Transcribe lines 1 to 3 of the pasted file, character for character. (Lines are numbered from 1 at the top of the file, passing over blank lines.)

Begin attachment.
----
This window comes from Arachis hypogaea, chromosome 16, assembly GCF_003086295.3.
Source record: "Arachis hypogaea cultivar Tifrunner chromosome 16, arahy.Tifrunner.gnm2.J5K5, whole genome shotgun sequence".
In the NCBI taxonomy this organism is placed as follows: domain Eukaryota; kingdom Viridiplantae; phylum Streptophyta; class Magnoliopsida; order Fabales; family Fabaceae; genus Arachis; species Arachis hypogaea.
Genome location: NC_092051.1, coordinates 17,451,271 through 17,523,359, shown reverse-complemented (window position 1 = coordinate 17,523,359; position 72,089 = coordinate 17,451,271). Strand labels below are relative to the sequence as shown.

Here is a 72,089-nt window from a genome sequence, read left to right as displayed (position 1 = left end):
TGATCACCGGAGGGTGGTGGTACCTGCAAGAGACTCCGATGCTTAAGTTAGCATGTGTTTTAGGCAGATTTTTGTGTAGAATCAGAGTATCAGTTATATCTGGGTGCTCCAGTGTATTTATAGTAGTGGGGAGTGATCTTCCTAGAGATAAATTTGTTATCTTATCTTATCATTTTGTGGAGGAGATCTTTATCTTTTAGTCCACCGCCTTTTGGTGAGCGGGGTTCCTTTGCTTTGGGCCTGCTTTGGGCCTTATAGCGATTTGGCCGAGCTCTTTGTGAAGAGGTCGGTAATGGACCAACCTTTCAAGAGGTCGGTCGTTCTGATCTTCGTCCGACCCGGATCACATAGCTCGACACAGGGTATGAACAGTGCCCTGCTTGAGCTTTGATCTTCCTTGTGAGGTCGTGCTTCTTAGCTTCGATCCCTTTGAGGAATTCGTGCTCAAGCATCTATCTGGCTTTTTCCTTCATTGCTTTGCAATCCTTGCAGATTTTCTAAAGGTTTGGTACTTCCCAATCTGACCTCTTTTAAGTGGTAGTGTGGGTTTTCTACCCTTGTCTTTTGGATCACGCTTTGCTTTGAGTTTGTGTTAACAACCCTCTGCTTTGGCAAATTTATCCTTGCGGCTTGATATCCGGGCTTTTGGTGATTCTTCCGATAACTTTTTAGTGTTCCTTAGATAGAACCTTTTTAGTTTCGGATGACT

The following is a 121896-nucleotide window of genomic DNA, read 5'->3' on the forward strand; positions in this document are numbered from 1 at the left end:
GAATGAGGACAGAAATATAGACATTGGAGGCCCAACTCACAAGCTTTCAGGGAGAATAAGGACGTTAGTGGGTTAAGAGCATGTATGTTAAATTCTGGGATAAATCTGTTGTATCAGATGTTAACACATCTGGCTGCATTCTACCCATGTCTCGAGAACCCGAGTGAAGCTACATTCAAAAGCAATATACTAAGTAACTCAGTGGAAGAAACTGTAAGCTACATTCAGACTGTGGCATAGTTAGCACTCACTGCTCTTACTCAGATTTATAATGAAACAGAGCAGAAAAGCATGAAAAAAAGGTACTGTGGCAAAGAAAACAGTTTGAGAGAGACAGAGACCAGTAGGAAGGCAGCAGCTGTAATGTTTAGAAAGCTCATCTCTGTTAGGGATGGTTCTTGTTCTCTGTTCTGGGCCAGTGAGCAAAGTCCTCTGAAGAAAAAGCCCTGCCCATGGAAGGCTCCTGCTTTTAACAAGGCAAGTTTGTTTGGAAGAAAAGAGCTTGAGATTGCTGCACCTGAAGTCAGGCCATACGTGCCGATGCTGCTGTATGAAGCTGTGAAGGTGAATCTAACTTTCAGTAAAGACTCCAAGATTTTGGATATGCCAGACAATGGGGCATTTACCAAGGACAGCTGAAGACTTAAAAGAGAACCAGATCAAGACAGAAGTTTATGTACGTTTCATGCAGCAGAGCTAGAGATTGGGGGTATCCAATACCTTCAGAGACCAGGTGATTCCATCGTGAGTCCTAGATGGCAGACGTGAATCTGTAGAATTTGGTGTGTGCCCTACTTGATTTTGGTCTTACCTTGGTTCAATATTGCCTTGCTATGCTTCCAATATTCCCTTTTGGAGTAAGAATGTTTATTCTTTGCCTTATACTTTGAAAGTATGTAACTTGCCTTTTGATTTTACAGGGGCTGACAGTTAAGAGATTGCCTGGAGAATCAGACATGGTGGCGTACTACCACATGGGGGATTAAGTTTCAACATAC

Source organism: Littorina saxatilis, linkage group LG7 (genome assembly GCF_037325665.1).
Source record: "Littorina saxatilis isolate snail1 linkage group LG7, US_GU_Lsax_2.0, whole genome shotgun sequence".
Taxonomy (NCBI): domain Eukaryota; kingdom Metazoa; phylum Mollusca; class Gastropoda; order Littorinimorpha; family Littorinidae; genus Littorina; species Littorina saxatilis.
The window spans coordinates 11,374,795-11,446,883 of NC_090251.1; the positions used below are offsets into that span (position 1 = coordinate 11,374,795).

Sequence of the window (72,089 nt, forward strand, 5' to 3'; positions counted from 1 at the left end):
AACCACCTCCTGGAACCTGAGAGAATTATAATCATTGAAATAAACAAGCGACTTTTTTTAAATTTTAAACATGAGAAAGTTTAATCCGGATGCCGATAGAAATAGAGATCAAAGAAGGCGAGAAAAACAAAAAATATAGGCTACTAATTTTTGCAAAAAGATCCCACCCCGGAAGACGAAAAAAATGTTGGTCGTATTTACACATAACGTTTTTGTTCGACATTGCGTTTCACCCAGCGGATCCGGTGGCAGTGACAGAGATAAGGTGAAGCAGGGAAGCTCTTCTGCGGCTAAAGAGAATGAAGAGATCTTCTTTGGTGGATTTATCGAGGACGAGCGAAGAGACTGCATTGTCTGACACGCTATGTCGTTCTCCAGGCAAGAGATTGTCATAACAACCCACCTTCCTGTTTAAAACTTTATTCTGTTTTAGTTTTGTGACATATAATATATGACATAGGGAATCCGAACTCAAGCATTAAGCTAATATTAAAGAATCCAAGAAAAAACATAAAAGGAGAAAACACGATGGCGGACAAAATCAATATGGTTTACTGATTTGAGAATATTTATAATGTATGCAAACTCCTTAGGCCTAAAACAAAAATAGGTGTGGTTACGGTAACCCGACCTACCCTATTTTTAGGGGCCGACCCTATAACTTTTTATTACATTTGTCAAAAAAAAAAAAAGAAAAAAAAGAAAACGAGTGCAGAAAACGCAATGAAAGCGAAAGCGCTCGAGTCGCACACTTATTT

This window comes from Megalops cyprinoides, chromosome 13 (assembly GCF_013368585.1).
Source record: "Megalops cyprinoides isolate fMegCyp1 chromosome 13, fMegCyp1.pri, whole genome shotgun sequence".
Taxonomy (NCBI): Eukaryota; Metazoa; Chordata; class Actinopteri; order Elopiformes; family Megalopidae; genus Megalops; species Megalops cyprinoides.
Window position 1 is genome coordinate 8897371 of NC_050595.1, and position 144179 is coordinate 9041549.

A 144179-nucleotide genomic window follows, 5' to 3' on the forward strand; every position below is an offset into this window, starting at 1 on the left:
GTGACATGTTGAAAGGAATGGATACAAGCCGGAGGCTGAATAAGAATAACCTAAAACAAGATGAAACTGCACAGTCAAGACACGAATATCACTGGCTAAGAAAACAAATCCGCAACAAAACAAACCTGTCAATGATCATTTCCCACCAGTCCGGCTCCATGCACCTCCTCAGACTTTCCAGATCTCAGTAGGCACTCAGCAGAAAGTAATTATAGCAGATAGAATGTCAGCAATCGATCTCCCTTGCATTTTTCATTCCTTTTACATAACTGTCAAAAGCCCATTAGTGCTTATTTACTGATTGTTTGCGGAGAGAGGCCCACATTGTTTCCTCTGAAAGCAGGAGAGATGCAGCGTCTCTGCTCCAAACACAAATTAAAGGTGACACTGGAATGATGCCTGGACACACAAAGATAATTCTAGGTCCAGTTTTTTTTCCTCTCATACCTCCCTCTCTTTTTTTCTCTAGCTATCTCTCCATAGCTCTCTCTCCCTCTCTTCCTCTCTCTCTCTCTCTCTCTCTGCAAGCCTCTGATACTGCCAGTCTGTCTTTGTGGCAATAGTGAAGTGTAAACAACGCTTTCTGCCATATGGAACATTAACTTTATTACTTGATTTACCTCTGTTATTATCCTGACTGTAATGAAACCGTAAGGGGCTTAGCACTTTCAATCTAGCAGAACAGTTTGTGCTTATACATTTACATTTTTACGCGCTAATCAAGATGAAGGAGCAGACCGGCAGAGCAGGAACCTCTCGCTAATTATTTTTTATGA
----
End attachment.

This window comes from Arachis hypogaea, chromosome 16, assembly GCF_003086295.3.
Source record: "Arachis hypogaea cultivar Tifrunner chromosome 16, arahy.Tifrunner.gnm2.J5K5, whole genome shotgun sequence".
In the NCBI taxonomy this organism is placed as follows: domain Eukaryota; kingdom Viridiplantae; phylum Streptophyta; class Magnoliopsida; order Fabales; family Fabaceae; genus Arachis; species Arachis hypogaea.